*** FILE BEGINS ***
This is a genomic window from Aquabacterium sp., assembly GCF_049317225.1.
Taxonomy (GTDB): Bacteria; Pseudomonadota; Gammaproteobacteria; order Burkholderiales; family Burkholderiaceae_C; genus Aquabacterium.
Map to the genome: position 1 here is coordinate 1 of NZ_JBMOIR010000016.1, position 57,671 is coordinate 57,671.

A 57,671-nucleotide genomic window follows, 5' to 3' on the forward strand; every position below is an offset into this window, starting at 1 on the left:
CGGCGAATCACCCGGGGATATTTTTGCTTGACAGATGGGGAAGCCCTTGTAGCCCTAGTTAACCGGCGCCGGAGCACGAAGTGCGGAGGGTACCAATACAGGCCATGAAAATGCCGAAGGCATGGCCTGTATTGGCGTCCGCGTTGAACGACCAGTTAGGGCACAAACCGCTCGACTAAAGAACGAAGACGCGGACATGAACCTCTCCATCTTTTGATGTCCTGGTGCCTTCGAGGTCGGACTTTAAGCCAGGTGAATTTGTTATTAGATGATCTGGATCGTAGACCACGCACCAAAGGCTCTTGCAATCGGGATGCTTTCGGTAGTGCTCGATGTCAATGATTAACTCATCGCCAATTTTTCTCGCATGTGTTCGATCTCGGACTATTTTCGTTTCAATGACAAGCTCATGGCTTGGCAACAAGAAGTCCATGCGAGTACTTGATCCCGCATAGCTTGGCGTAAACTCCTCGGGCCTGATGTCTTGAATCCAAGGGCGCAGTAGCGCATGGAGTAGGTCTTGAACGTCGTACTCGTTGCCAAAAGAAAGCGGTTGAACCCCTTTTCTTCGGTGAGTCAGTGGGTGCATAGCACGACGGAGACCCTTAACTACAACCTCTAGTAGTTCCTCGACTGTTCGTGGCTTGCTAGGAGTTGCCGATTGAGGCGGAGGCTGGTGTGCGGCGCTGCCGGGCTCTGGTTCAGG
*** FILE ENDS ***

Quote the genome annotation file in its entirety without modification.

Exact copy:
This is a genomic window from Aquabacterium sp., assembly GCF_049317225.1.
Taxonomy (GTDB): Bacteria; Pseudomonadota; Gammaproteobacteria; order Burkholderiales; family Burkholderiaceae_C; genus Aquabacterium.
Map to the genome: position 1 here is coordinate 1 of NZ_JBMOIR010000016.1, position 57,671 is coordinate 57,671.

A 57,671-nucleotide genomic window follows, 5' to 3' on the forward strand; every position below is an offset into this window, starting at 1 on the left:
CGGCGAATCACCCGGGGATATTTTTGCTTGACAGATGGGGAAGCCCTTGTAGCCCTAGTTAACCGGCGCCGGAGCACGAAGTGCGGAGGGTACCAATACAGGCCATGAAAATGCCGAAGGCATGGCCTGTATTGGCGTCCGCGTTGAACGACCAGTTAGGGCACAAACCGCTCGACTAAAGAACGAAGACGCGGACATGAACCTCTCCATCTTTTGATGTCCTGGTGCCTTCGAGGTCGGACTTTAAGCCAGGTGAATTTGTTATTAGATGATCTGGATCGTAGACCACGCACCAAAGGCTCTTGCAATCGGGATGCTTTCGGTAGTGCTCGATGTCAATGATTAACTCATCGCCAATTTTTCTCGCATGTGTTCGATCTCGGACTATTTTCGTTTCAATGACAAGCTCATGGCTTGGCAACAAGAAGTCCATGCGAGTACTTGATCCCGCATAGCTTGGCGTAAACTCCTCGGGCCTGATGTCTTGAATCCAAGGGCGCAGTAGCGCATGGAGTAGGTCTTGAACGTCGTACTCGTTGCCAAAAGAAAGCGGTTGAACCCCTTTTCTTCGGTGAGTCAGTGGGTGCATAGCACGACGGAGACCCTTAACTACAACCTCTAGTAGTTCCTCGACTGTTCGTGGCTTGCTAGGAGTTGCCGATTGAGGCGGAGGCTGGTGTGCGGCGCTGCCGGGCTCTGGTTCAGG